Bruce Small

Bruce Small focused on actively promoting the Gold Coast as a holiday destination with parades and tours both interstate and to New Zealand.

Born on 11 December 1895 at Ryde, Sydney, Andrew Bruce Small was the second child of William and Annie Small. His parents were members of the Salvation Army and by the age of six he was playing the tenor horn in Salvation Army bands.

Known as Bruce, he started working for a printer when he was 13 and later sold bike parts. In 1920 he borrowed money to purchase the Malvern Star bicycle shop belonging to one of his customers, Tom Finnigan. Over time, Malvern Star grew into the largest bike company in the southern hemisphere and became a household name in Australia. Bruce was also involved in radio and refrigeration but sold his existing business interests in 1958 and moved to the Gold Coast.

Despite intending to retire, upon his arrival to the Gold Coast, Bruce purchased land at MacIntosh Island intending to develop a residential estate. He subsequently sold the land and purchased 100 acres of land behind Surfers Paradise on the western side of the Nerang River.

His intention was to transform the land to residential housing lots with direct access to water, based on the canal developments of Florida in the USA. To offset the cost of constructing a bridge, he purchased an additional 500 acres. Bruce eventually developed 1500 acres of land as part of Paradise City which also included the Isle of Capri.

At the age of 71, Bruce decided to enter local politics and served as Mayor of the Gold Coast in 1967 – 1973, Alderman between 1973 – 76 and Mayor 1976-78. When he also became the State Member of Parliament for Surfers Paradise from 1974 – 1977 he became the second oldest person elected to the Queensland Parliament. He was knighted in 1974 for services to the Gold Coast and Queensland.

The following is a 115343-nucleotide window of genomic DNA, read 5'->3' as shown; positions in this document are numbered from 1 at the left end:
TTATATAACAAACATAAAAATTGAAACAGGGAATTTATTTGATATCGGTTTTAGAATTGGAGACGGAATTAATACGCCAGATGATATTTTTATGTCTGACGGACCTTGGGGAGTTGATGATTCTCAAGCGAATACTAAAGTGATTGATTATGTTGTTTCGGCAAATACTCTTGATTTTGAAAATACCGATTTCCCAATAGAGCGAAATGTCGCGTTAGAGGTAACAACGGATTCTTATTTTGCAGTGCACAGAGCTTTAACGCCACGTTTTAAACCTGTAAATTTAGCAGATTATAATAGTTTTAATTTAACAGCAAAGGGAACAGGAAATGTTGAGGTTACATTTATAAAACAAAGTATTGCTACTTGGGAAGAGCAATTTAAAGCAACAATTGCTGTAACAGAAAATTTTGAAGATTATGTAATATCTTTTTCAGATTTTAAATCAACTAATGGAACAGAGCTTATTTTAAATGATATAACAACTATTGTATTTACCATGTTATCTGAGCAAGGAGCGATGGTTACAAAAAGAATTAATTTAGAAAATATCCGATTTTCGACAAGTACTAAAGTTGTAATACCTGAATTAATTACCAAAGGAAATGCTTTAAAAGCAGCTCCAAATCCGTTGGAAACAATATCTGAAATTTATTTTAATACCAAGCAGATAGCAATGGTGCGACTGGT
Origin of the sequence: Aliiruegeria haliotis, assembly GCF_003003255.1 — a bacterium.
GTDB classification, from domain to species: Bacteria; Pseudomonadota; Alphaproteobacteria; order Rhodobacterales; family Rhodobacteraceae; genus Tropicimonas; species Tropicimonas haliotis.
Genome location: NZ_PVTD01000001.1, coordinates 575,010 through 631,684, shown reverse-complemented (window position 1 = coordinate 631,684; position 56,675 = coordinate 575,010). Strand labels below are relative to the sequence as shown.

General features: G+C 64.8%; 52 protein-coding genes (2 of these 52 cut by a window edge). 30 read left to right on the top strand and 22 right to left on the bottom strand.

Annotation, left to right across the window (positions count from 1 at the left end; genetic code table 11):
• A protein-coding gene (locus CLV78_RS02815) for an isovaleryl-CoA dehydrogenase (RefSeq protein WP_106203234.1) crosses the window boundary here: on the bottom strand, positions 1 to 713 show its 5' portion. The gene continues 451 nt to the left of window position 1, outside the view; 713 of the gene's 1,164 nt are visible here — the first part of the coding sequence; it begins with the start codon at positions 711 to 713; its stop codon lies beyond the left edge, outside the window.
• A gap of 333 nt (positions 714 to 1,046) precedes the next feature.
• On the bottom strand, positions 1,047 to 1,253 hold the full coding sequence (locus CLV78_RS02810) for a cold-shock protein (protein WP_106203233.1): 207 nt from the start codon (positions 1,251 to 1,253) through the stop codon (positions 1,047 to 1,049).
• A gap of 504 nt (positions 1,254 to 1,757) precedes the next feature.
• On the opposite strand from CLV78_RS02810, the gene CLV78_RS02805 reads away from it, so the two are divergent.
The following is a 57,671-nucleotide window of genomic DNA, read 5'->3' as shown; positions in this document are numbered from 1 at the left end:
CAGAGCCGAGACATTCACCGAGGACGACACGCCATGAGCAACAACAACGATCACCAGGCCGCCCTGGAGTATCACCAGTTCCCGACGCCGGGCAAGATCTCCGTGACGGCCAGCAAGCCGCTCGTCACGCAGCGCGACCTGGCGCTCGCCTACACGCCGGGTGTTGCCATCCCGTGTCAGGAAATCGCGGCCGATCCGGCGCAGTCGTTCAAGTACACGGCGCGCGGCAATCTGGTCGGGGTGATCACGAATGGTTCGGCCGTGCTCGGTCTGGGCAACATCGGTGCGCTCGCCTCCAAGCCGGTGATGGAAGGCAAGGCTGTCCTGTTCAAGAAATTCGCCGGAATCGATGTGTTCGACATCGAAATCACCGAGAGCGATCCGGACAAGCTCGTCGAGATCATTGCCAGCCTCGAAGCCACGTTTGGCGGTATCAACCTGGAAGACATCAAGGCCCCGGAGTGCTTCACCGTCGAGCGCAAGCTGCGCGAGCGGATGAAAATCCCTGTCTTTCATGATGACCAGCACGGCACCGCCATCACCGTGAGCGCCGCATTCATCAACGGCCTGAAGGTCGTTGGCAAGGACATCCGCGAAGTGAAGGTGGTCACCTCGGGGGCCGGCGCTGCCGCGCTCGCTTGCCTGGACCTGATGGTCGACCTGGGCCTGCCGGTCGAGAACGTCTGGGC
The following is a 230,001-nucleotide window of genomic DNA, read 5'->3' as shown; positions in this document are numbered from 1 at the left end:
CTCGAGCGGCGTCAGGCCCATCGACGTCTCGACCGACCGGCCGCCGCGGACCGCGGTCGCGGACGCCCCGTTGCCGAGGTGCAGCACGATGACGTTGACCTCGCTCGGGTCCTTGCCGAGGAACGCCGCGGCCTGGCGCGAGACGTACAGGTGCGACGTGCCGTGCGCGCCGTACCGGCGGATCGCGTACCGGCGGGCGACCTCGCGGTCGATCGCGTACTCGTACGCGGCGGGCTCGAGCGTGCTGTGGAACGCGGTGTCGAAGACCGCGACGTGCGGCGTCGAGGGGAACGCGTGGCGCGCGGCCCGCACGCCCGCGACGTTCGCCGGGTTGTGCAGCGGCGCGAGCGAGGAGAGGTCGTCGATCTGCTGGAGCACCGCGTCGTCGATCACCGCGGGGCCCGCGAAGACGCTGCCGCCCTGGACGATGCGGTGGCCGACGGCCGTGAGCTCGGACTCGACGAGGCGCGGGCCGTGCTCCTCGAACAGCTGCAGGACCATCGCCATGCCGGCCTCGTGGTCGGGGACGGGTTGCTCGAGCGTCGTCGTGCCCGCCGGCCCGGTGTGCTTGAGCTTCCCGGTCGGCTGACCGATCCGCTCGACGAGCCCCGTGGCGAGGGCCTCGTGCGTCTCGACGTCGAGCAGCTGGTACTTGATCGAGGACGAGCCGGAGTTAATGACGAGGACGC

In addition to his land development, Bruce was interested in raising the profile of the Gold Coast. Following the floods and beach erosion that occurred in his first year of Mayor, tourist numbers had declined.

He focused on actively promoting the Gold Coast as a holiday destination with parades and tours both interstate and to New Zealand. Included as a feature in these promotional events were the Meter Maids, Golden Girls and Courtesy Maids, wearing their gold bikinis and Paula Stafford designs to reinforce the idea of the Gold Coast as a sub-tropical holiday destination offering fun and excitement.

In addition to his work as an elected representative, developer and promoter of the Gold Coast, it is believed he also encouraged Sir Joh Bjelke-Petersen to abolish death and gift duties in Queensland.

His funeral on 2 May 1980, attended by his wife, son, family and numerous elected representatives and dignitaries was the biggest funeral held at the Allambe Garden of Memories in Nerang.

A park is named in Bruce Small’s honour on the Isle of Capri and Sir Bruce Small Boulevard can be found in Benowa Waters. A bronze sculpture of Sir Bruce Small on Elkhorn Avenue, Surfers Paradise was unveiled by Sir Joh Bjelke- Pertersen on 3 October 1986.

Lady Small Haven Nursing Home at Ashmore is named after his second wife, Lady Lillian.

Sources of information and further reading

  1. Lunn, Hugh. “Thinking big is a Small secret of success.” The Australian, 8 May 1972.
  2. Gleeson, Peter. “Big Small mistake: Bruce’s treasure at dump.” The Gold Coast Bulletin, 3-4 Mar 2001, p. 3.
  3. Mossop, Brian. “Leader of the band.” The Gold Coast Bulletin, 14-15 Jun 1997.
  4. “Coast’s First Lady dies.” The Gold Coast Bulletin, 10 May 1991, p. 2.
    Harvey, Jack. “Sir Bruce and Joh showed the way.” The Gold Coast Bulletin, 17 May 1983.
  5. “A remarkable citizen: even his meter maids were there.” The Gold Coast Bulletin, 3 May 1980.
  6. Longhurst, Robert. Small, Sir Andrew Bruce (1895–1980). Australian Dictionary of Biography, National Centre of Biography, Australian National University.
  7. Waterson and Arnold. Biographical Register of the Queensland Parliament 1930- 1980. Canberra:  A.N.U.P., 1982.